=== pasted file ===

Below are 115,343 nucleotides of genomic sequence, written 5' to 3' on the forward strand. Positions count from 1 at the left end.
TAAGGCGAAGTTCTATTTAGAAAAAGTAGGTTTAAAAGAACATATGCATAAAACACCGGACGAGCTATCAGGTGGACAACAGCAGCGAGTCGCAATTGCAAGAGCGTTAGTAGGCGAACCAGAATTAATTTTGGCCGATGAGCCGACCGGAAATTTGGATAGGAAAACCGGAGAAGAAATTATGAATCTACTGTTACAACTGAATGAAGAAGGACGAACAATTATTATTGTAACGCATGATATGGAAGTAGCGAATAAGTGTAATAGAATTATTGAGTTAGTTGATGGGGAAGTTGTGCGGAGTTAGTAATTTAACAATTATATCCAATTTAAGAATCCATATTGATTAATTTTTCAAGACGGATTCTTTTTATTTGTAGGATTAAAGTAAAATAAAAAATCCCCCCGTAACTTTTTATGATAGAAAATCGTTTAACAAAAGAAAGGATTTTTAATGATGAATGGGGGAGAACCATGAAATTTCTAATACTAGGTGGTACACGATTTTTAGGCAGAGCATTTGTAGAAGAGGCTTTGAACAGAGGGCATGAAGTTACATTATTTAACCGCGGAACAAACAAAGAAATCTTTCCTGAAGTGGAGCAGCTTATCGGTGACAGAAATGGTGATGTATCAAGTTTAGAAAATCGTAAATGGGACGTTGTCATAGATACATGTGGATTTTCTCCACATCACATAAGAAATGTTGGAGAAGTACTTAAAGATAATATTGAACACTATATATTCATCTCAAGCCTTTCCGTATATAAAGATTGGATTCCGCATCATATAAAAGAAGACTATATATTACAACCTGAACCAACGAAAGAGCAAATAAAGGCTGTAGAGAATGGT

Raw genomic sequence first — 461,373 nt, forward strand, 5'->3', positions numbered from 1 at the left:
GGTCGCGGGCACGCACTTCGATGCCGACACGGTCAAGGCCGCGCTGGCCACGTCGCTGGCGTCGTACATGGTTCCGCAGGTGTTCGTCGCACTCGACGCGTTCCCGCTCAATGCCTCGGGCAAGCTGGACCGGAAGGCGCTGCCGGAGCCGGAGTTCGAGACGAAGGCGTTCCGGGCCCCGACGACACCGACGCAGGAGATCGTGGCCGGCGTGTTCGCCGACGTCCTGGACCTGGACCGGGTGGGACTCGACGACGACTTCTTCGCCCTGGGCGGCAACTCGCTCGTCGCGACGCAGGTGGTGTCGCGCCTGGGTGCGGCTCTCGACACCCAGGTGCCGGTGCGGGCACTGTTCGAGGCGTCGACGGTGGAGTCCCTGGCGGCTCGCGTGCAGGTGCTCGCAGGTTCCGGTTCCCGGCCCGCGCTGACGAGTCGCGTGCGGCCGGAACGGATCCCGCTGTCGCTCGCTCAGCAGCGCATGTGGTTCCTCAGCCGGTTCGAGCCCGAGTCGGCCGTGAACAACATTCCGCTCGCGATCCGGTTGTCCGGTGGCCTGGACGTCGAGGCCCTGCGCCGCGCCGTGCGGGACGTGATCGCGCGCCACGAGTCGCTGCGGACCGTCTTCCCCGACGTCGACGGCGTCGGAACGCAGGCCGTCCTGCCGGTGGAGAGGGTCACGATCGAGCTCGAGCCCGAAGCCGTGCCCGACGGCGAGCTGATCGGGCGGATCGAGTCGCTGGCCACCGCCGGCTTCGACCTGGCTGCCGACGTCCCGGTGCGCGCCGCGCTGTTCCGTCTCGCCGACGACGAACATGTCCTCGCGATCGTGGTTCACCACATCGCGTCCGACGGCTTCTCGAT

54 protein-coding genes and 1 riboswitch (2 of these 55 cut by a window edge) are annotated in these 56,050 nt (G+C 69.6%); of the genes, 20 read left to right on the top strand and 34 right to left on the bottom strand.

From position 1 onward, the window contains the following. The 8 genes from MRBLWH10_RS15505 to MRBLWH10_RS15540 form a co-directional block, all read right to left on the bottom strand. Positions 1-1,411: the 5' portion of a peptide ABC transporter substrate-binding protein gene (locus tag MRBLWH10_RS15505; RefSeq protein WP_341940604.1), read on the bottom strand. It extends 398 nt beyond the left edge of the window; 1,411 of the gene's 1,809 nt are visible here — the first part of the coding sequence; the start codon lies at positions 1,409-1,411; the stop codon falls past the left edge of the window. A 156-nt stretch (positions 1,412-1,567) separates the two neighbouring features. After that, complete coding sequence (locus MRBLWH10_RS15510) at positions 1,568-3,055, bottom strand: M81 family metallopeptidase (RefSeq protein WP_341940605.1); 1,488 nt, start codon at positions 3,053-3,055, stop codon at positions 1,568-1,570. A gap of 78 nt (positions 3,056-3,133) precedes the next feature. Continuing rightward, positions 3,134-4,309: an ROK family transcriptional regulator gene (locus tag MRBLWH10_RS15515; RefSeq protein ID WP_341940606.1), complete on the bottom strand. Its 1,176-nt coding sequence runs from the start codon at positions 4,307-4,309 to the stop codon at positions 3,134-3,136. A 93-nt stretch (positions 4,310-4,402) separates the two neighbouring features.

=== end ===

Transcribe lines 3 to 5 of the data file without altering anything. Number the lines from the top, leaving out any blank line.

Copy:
Raw genomic sequence first — 461,373 nt, forward strand, 5'->3', positions numbered from 1 at the left:
GGTCGCGGGCACGCACTTCGATGCCGACACGGTCAAGGCCGCGCTGGCCACGTCGCTGGCGTCGTACATGGTTCCGCAGGTGTTCGTCGCACTCGACGCGTTCCCGCTCAATGCCTCGGGCAAGCTGGACCGGAAGGCGCTGCCGGAGCCGGAGTTCGAGACGAAGGCGTTCCGGGCCCCGACGACACCGACGCAGGAGATCGTGGCCGGCGTGTTCGCCGACGTCCTGGACCTGGACCGGGTGGGACTCGACGACGACTTCTTCGCCCTGGGCGGCAACTCGCTCGTCGCGACGCAGGTGGTGTCGCGCCTGGGTGCGGCTCTCGACACCCAGGTGCCGGTGCGGGCACTGTTCGAGGCGTCGACGGTGGAGTCCCTGGCGGCTCGCGTGCAGGTGCTCGCAGGTTCCGGTTCCCGGCCCGCGCTGACGAGTCGCGTGCGGCCGGAACGGATCCCGCTGTCGCTCGCTCAGCAGCGCATGTGGTTCCTCAGCCGGTTCGAGCCCGAGTCGGCCGTGAACAACATTCCGCTCGCGATCCGGTTGTCCGGTGGCCTGGACGTCGAGGCCCTGCGCCGCGCCGTGCGGGACGTGATCGCGCGCCACGAGTCGCTGCGGACCGTCTTCCCCGACGTCGACGGCGTCGGAACGCAGGCCGTCCTGCCGGTGGAGAGGGTCACGATCGAGCTCGAGCCCGAAGCCGTGCCCGACGGCGAGCTGATCGGGCGGATCGAGTCGCTGGCCACCGCCGGCTTCGACCTGGCTGCCGACGTCCCGGTGCGCGCCGCGCTGTTCCGTCTCGCCGACGACGAACATGTCCTCGCGATCGTGGTTCACCACATCGCGTCCGACGGCTTCTCGAT

54 protein-coding genes and 1 riboswitch (2 of these 55 cut by a window edge) are annotated in these 56,050 nt (G+C 69.6%); of the genes, 20 read left to right on the top strand and 34 right to left on the bottom strand.